Big 12 Reset: Halfway Through the Non-Conference Slate

Posted by Brian Goodman on December 3rd, 2018

As we round the corner on the halfway mark of non-conference play, I can’t say I’ve been overwhelmed yet by the Big 12’s performance. Maybe that’s more of a testament to the league’s sterling performance over the last few years, but it’s the case nonetheless. There are certainly some things to be optimistic about, like Kansas’ unblemished 6-0 record despite not yet playing to its talent level, Texas Tech not just treading water but perhaps being better than last season’s group, and Iowa State and Oklahoma outperforming preseason projections. But there are some pockmarks around the league, too. Baylor looks completely dreadful even through the lens of what was expected, Texas’ offense has run hot and cold, and Kansas State was embarrassed over the weekend in its biggest test of non-league play. The metrics still show that this is the best conference in the land, but the eye test to date hasn’t always reflected it.

Lagerald Vick’s Big Three on Saturday Saved the Jayhawks (USA Today Images)

  1. Where would Kansas be without Lagerald Vick? Just six months ago, Lagerald Vick and Bill Self didn’t want any part of each other, but things have worked out wonderfully since. Put simply, the senior shooting guard looks like a completely different player. He’s embraced and delivered on key opportunities when other players haven’t and he’s playing with a looseness that was missing during his first three years. You can point to at least two games already this season that the Jayhawks would not have won without Vick getting hot, and his 59.6 percent on three-point shooting ranks 14th nationally (and first among high-volume shooters). His incredible outside shooting is bound over time to regress to the mean, but it’s hard to say enough about his hot start.
  2. Texas Tech is absolutely rolling. The Red Raiders didn’t assemble the intense non-conference slate that Kansas did this season, but Chris Beard’s team already looks fantastic in the early going. Texas Tech is undefeated at 7-0 — with their closest win coming by 11 points — and role players like Tariq Owens, Matt Mooney and Brandone Francis have been very supportive on the few nights where Jarrett Culver hasn’t been fully engaged. What sticks out most when watching the Red Raiders play is how well Beard has scouted his opponents. His team also plays with a chip on its shoulder, which makes sense when you remember how lightly several of the players on the team were recruited. Texas Tech’s meeting with Duke on December 20 is still a few weeks away, but it has a chance to be one of the best games of the season. Read the rest of this entry »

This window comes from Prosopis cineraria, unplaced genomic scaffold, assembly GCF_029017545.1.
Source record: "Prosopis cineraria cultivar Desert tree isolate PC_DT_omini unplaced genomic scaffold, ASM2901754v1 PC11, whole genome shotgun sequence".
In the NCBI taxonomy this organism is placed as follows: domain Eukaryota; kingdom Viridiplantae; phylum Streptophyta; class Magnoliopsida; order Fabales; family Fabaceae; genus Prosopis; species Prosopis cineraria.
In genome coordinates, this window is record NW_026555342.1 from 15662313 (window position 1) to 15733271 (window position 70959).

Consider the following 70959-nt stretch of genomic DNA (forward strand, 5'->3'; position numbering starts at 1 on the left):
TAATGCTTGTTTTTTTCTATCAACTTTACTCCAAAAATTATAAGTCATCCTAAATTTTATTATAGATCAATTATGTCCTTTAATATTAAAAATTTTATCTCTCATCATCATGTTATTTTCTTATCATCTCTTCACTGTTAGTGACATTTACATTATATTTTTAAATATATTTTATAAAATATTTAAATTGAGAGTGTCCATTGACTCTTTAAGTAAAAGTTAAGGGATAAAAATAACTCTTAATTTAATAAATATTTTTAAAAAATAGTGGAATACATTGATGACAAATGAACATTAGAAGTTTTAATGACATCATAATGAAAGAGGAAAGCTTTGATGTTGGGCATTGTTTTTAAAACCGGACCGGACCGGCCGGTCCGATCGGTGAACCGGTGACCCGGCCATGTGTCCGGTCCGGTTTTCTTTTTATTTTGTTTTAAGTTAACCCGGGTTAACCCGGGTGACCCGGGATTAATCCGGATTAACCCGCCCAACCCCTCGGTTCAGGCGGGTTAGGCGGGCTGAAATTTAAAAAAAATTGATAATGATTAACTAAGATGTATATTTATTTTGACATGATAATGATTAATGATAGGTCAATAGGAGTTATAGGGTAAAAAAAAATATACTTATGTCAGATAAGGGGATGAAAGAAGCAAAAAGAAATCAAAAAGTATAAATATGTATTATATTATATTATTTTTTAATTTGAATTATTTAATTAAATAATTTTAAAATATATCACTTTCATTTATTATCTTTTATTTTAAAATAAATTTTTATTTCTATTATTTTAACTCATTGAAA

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Big 12 Feast Week Catch-Up

Posted by Brian Goodman on November 21st, 2018

We’re halfway through Feast Week and even though much of the conference has faced strong competition for the first time this season, we aren’t that much closer to determining a pecking order than we were on Sunday. That’s a credit to the league’s performance rather than a detriment, though, with strong impressions being made throughout. Idle until later today, Kansas still has the inside track, but whereas before the season when Kansas State was thought to be the sole challenger, the battle for second is a jumbled mess at this juncture with not only the Wildcats but also Texas Tech, Texas and even Iowa State joining the fray. Further down, even Oklahoma isn’t looking like an easy out, which is another good sign for the league’s overall strength

Udoka Azubuike and the Jayhawks stare down their next challenge in New York City. (Getty)

  • Kansas (NIT Season Tip-Off) – The Jayhawks look to collect more marquee wins in their second neutral-court event of the season. Tonight’s semifinal pits Bill Self’s team against a Marquette squad eager to make a splash after finishing seventh in the Big East a season ago. While the Jayhawks are deservedly favored, they’ve been getting cooked from beyond the arc, ranking 331st in defensive 3PA/FGA and allowing opponents to hit 46.9 percent of their tries. Their weakness for going over screens and over-helping hasn’t cost them yet, but although the Golden Eagles haven’t truly heated up, they have the firepower to make the Jayhawks pay with an arsenal of shooters led by Markus Howard, Sam Hauser and Joey Hauser. If they don’t connect, there won’t be much to fall back on with Kansas having the skill and bodies down low to keep Marquette honest on the blocks. Offense hasn’t been much of a problem for the Jayhawks, but it could be against the Volunteers if that matchup materializes Friday night. Rick Barnes has always fielded stingy defensive teams as long as his players have bought in, and it’s been no different this year. Tennessee hasn’t forced turnovers or blocked a ton of shots, but they’ve been forcing tough attempts, which is almost as beneficial. Louisville’s no slouch, either, but the jury’s still out with Chris Mack working to establish the habits that made him a must-have to the Cardinals’ administration and donor base.